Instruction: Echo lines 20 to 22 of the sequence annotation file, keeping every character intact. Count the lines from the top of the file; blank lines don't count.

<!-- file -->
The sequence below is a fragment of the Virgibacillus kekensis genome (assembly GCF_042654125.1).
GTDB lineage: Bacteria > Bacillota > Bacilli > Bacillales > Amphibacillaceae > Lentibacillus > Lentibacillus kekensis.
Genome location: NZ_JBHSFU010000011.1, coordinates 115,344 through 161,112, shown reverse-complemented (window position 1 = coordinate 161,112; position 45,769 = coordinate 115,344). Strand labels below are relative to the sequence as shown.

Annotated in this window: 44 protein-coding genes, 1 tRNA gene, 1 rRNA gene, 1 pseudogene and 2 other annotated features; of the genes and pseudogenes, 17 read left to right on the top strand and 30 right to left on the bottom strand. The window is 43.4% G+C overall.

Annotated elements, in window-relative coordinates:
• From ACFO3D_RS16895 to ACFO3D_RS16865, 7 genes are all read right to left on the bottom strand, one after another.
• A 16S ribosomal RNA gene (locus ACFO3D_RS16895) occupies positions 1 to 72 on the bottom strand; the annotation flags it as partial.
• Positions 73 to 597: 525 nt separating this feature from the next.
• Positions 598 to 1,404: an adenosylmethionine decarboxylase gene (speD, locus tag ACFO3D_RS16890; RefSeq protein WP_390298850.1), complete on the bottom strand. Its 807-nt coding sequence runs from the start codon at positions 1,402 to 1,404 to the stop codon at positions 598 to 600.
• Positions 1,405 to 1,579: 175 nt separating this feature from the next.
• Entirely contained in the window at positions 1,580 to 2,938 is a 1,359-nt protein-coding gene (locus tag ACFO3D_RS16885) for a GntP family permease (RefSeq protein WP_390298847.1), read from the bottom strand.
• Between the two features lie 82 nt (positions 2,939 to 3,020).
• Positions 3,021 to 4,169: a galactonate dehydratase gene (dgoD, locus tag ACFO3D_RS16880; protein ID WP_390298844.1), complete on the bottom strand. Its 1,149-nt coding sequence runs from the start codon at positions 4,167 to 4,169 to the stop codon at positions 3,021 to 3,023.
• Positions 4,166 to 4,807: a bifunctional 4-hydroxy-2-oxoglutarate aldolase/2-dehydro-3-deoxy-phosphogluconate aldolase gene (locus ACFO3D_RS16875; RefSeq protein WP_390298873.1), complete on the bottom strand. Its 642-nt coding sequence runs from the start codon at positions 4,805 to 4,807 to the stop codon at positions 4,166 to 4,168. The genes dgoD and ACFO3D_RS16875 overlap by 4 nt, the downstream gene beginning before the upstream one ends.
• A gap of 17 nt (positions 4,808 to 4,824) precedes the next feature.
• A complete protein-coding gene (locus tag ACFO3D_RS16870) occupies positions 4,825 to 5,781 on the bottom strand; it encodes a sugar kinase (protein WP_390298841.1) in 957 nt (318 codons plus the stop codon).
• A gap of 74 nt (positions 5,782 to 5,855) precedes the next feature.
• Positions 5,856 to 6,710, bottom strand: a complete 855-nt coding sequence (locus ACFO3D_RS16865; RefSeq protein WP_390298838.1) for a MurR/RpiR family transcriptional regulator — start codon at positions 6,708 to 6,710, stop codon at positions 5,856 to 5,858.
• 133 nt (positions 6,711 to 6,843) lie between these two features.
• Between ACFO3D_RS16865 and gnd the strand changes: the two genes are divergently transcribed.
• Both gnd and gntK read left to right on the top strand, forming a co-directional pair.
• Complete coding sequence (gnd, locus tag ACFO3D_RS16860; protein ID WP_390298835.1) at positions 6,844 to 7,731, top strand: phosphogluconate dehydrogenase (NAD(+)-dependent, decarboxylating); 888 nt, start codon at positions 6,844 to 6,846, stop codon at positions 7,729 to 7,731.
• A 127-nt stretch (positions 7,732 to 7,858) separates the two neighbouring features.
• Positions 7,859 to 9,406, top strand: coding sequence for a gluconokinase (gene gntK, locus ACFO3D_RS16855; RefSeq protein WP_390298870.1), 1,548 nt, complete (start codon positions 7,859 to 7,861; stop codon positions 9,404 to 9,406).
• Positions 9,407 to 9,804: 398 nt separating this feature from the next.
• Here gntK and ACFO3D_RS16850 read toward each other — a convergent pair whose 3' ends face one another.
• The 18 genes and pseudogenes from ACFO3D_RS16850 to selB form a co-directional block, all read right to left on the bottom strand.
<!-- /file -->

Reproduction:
• Between ACFO3D_RS16865 and gnd the strand changes: the two genes are divergently transcribed.
• Both gnd and gntK read left to right on the top strand, forming a co-directional pair.
• Complete coding sequence (gnd, locus tag ACFO3D_RS16860; protein ID WP_390298835.1) at positions 6,844 to 7,731, top strand: phosphogluconate dehydrogenase (NAD(+)-dependent, decarboxylating); 888 nt, start codon at positions 6,844 to 6,846, stop codon at positions 7,729 to 7,731.